Howling in the Santa Cruz Mountains: One community’s unusual response to the coronavirus pandemic


It’s a little before 8 p.m. in the San Lorenzo Valley, a rural community just south of the Bay Area in the Santa Cruz Mountains. The sun has recently set, and as the last light of another confusing and repetitive day fades into nothingness, the sound of birds and bugs emanate from the redwood forest. As the second hand of my watch makes its way toward eight o’clock, I’m filled with anticipation. What if they decide not to do it tonight? What if everyone is just too busy? 

My thoughts are interrupted by the first howl, clean and lonely as it pierces the still air. It is followed by another, and another, until the noise seems to be surrounding me, filling the valley itself. I lean back into my chair and listen as the strange ritual takes place for several minutes before once again fading to stillness. My mind wanders. Why are people participating? Why howling? Who started this? 

“It’s supposed to show support for the frontline essential workers,” said valley resident Aidan Callahan.

We’ve seen examples of people expressing gratitude from their homes, such as New York’s cheering or people singing in Italy. While gratitude is undeniably a major motivation in the minds of many howlers, that can’t be all. Californians are used to thanking essential workers during times of crisis. During fire season, I remember seeing many “Thank you firefighters!” signs along roadways, yet there was nothing like today’s howling.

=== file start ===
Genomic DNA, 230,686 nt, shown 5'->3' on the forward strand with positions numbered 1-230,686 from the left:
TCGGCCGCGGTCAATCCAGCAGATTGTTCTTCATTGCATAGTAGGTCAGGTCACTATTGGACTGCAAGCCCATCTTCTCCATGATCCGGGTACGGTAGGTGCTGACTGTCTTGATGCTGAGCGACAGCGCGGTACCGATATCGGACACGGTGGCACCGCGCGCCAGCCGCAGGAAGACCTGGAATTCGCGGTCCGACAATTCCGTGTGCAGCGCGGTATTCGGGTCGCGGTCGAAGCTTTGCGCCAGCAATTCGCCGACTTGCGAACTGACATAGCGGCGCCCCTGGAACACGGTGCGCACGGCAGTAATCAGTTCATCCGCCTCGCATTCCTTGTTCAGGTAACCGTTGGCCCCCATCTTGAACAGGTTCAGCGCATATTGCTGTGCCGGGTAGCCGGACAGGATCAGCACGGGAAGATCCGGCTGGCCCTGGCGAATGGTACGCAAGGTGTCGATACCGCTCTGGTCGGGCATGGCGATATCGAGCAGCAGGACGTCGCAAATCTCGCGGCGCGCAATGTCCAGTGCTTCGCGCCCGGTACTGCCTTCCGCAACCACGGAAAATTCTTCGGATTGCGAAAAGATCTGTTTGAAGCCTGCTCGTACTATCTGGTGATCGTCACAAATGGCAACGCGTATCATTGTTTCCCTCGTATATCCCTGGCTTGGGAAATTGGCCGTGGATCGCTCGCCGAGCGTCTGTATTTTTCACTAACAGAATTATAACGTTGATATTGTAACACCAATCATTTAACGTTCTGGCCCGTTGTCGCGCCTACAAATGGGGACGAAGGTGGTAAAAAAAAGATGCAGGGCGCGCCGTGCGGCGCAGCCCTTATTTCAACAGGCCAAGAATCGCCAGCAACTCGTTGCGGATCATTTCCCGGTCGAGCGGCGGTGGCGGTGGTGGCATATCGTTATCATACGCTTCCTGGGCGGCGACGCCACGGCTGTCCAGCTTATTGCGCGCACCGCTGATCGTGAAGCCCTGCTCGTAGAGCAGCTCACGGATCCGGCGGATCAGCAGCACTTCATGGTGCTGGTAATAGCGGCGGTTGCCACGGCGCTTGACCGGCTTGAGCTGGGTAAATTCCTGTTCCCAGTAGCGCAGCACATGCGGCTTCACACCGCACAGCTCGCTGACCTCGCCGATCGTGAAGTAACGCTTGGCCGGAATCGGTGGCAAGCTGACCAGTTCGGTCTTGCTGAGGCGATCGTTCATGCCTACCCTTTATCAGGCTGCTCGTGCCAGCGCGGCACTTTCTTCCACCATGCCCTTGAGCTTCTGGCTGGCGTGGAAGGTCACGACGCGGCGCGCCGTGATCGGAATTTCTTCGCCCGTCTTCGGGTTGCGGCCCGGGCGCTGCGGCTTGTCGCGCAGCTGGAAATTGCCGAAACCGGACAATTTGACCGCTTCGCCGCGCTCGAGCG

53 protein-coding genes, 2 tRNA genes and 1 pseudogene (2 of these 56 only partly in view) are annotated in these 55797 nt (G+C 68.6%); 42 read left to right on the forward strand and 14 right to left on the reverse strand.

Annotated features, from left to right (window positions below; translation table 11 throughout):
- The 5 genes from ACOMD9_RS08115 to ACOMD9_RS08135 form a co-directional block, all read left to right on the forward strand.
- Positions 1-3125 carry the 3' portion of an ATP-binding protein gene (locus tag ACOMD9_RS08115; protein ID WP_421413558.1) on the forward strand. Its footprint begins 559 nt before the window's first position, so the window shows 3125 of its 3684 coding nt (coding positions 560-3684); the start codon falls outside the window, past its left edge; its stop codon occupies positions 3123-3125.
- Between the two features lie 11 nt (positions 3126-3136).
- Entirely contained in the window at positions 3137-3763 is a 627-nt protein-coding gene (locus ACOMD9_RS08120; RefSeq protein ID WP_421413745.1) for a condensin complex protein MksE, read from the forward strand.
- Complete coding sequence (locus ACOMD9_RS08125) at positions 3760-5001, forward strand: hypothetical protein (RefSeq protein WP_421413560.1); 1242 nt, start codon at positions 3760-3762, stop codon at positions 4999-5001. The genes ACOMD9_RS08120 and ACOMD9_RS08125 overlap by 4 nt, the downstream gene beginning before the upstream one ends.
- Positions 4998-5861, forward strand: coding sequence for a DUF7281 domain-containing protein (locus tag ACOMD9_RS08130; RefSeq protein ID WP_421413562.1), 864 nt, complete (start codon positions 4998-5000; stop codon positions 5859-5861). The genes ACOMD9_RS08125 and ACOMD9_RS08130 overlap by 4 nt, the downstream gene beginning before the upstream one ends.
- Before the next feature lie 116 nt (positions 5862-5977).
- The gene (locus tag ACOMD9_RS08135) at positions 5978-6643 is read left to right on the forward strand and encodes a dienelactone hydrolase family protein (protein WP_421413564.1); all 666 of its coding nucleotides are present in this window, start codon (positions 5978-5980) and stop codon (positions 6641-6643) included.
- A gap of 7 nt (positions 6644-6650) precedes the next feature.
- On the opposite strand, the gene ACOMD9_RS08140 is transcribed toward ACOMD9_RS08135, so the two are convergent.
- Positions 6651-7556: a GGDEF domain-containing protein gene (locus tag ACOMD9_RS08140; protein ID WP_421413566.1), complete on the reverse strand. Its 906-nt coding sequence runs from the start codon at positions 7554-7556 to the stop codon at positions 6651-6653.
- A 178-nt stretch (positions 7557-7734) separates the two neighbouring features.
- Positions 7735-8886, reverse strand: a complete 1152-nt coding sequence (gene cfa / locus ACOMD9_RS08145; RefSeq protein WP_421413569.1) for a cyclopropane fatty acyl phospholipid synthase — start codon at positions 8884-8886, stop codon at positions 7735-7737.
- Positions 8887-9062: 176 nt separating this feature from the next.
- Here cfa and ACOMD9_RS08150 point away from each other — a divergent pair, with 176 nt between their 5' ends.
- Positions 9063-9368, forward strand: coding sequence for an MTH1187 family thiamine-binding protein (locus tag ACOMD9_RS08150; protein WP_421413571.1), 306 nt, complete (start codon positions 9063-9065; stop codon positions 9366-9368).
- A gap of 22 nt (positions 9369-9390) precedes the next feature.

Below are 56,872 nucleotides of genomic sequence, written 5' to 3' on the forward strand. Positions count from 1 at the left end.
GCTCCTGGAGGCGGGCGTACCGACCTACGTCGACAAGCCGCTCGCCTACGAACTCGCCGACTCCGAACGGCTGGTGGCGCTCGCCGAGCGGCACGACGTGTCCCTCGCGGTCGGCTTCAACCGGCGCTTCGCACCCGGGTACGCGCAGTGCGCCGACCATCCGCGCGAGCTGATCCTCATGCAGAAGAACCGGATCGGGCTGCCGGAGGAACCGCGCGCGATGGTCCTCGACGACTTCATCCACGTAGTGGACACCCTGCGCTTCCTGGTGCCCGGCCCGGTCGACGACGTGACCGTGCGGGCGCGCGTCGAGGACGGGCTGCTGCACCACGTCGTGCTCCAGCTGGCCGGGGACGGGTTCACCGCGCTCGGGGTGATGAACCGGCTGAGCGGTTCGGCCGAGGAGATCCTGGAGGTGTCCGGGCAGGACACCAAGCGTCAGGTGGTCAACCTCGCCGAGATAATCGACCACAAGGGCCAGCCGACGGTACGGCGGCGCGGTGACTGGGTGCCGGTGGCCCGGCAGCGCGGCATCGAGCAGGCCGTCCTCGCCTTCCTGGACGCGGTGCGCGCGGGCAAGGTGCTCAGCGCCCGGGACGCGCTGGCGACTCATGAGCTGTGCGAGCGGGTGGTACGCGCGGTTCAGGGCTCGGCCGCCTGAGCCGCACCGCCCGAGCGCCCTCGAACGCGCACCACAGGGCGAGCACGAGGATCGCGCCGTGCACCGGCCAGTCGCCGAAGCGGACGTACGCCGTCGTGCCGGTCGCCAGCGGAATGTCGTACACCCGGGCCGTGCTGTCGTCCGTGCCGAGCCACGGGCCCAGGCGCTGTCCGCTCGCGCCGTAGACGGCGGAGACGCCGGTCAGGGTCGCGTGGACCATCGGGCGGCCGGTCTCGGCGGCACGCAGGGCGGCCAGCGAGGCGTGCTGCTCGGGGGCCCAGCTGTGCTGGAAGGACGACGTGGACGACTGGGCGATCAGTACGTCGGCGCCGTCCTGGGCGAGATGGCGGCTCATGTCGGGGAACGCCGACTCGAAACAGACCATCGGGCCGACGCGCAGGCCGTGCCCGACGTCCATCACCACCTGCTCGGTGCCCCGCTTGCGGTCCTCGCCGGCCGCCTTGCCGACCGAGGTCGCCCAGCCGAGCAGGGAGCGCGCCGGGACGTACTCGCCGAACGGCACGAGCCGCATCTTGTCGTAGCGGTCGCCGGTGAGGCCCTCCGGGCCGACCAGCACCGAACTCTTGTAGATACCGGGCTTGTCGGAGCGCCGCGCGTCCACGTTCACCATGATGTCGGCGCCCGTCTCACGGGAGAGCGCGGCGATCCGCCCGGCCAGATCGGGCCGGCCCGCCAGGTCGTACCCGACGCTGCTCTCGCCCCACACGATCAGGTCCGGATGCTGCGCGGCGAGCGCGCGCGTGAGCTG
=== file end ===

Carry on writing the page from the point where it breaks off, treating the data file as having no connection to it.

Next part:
So why now? What about our current situation lends itself to auditory expression? A howl, wild and guttural, has no place in the bustle and efficiency of ordinary society. But now, with the rhythm of regular life silenced for most people, space has opened up for the public to reject social expectations. A howl is a democratic expression of emotion, reflecting the fact that, while certain communities are undoubtedly suffering more from the effects of the virus, all people are at risk of contraction. Howling requires no equipment or talent, and there is not a “good” howl or a “bad” howl. A howl can be used to express whichever emotion one is feeling, whether it is fear, sadness or appreciation. A howl is an undeniably social noise. Wolves are known to howl in order to find other pack members when they’re far apart, maintaining a social bond through the challenges of distance. 

“It started in Boulder Creek [the northernmost town in the San Lorenzo Valley],” said Natalie Owens. “Someone posted about doing it in the Boulder Creek Neighbors Facebook page in late March, and then it spread throughout the Valley. Up here it’s loud, and sometimes the fire department joins with the sirens. At the country club, there’s this one property with a train, and they blow that horn every night.”

The concept of spread can be scary or uncomfortable in our current times. We are told that connection is dangerous, intimacy leads to infection, togetherness is taboo. For now. Just like a howl, all of this is temporary. As Gov. Gavin Newsom begins to talk about the possibility of a gradual reopening of California we must remember that we are intrinsically social, and we must not allow the events we are living through to cloud our view of interaction, touch and gathering.

The howl is a sign of public vulnerability. One exposes their deep emotions to all within earshot through wordless expression; the only objective is to hear and be heard. It is a show of solidarity, that we are all experiencing a difficult mix of emotion. To be honest, I haven’t howled. But if you feel like you need to step outside and let it out: howl.

Contact Trevor Cambron at [email protected]

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